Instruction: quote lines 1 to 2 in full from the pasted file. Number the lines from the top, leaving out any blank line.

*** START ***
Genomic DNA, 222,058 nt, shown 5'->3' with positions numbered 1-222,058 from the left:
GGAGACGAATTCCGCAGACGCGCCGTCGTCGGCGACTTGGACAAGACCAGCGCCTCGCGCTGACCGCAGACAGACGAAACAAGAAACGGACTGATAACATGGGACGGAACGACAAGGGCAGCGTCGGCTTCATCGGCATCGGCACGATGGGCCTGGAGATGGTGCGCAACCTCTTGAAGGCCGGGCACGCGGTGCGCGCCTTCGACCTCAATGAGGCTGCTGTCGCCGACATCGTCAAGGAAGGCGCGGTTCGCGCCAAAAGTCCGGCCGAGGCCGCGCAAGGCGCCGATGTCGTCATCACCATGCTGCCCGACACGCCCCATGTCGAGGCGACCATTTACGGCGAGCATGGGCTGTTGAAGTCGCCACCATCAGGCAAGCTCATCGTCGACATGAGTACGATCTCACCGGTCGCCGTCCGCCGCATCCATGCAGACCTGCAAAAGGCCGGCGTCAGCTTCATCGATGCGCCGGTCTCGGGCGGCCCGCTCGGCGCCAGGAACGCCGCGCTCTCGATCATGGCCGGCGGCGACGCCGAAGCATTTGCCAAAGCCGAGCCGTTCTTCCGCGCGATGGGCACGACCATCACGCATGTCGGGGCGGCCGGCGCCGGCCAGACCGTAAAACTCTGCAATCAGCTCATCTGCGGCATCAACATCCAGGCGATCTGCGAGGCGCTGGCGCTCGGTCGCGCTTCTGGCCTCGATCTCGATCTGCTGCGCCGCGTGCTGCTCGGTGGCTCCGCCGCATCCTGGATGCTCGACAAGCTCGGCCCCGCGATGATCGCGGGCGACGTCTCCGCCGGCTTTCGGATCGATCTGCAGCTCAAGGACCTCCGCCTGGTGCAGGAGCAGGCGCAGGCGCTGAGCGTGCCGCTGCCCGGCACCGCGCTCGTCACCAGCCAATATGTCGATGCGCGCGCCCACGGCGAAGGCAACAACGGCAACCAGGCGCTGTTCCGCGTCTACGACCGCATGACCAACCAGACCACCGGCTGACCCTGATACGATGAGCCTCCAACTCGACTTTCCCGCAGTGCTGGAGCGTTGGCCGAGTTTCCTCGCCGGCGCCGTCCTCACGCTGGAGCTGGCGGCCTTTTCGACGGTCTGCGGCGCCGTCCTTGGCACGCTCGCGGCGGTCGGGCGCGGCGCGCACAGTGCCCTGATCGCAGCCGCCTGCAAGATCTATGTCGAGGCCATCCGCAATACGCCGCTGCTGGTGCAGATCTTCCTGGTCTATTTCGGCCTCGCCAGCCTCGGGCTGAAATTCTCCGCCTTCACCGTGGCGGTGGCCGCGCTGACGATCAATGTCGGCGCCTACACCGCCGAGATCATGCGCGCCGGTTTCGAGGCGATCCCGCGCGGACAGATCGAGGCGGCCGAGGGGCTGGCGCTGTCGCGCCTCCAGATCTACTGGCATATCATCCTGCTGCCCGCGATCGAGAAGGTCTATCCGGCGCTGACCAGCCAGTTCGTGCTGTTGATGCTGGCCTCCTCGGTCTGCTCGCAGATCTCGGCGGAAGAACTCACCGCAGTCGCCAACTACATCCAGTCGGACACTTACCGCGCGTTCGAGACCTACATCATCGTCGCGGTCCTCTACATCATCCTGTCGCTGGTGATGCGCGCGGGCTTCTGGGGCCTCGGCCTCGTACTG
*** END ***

Genomic DNA, 222,058 nt, shown 5'->3' with positions numbered 1-222,058 from the left:
GGAGACGAATTCCGCAGACGCGCCGTCGTCGGCGACTTGGACAAGACCAGCGCCTCGCGCTGACCGCAGACAGACGAAACAAGAAACGGACTGATAACATGGGACGGAACGACAAGGGCAGCGTCGGCTTCATCGGCATCGGCACGATGGGCCTGGAGATGGTGCGCAACCTCTTGAAGGCCGGGCACGCGGTGCGCGCCTTCGACCTCAATGAGGCTGCTGTCGCCGACATCGTCAAGGAAGGCGCGGTTCGCGCCAAAAGTCCGGCCGAGGCCGCGCAAGGCGCCGATGTCGTCATCACCATGCTGCCCGACACGCCCCATGTCGAGGCGACCATTTACGGCGAGCATGGGCTGTTGAAGTCGCCACCATCAGGCAAGCTCATCGTCGACATGAGTACGATCTCACCGGTCGCCGTCCGCCGCATCCATGCAGACCTGCAAAAGGCCGGCGTCAGCTTCATCGATGCGCCGGTCTCGGGCGGCCCGCTCGGCGCCAGGAACGCCGCGCTCTCGATCATGGCCGGCGGCGACGCCGAAGCATTTGCCAAAGCCGAGCCGTTCTTCCGCGCGATGGGCACGACCATCACGCATGTCGGGGCGGCCGGCGCCGGCCAGACCGTAAAACTCTGCAATCAGCTCATCTGCGGCATCAACATCCAGGCGATCTGCGAGGCGCTGGCGCTCGGTCGCGCTTCTGGCCTCGATCTCGATCTGCTGCGCCGCGTGCTGCTCGGTGGCTCCGCCGCATCCTGGATGCTCGACAAGCTCGGCCCCGCGATGATCGCGGGCGACGTCTCCGCCGGCTTTCGGATCGATCTGCAGCTCAAGGACCTCCGCCTGGTGCAGGAGCAGGCGCAGGCGCTGAGCGTGCCGCTGCCCGGCACCGCGCTCGTCACCAGCCAATATGTCGATGCGCGCGCCCACGGCGAAGGCAACAACGGCAACCAGGCGCTGTTCCGCGTCTACGACCGCATGACCAACCAGACCACCGGCTGACCCTGATACGATGAGCCTCCAACTCGACTTTCCCGCAGTGCTGGAGCGTTGGCCGAGTTTCCTCGCCGGCGCCGTCCTCACGCTGGAGCTGGCGGCCTTTTCGACGGTCTGCGGCGCCGTCCTTGGCACGCTCGCGGCGGTCGGGCGCGGCGCGCACAGTGCCCTGATCGCAGCCGCCTGCAAGATCTATGTCGAGGCCATCCGCAATACGCCGCTGCTGGTGCAGATCTTCCTGGTCTATTTCGGCCTCGCCAGCCTCGGGCTGAAATTCTCCGCCTTCACCGTGGCGGTGGCCGCGCTGACGATCAATGTCGGCGCCTACACCGCCGAGATCATGCGCGCCGGTTTCGAGGCGATCCCGCGCGGACAGATCGAGGCGGCCGAGGGGCTGGCGCTGTCGCGCCTCCAGATCTACTGGCATATCATCCTGCTGCCCGCGATCGAGAAGGTCTATCCGGCGCTGACCAGCCAGTTCGTGCTGTTGATGCTGGCCTCCTCGGTCTGCTCGCAGATCTCGGCGGAAGAACTCACCGCAGTCGCCAACTACATCCAGTCGGACACTTACCGCGCGTTCGAGACCTACATCATCGTCGCGGTCCTCTACATCATCCTGTCGCTGGTGATGCGCGCGGGCTTCTGGGGCCTCGGCCTCGTACTG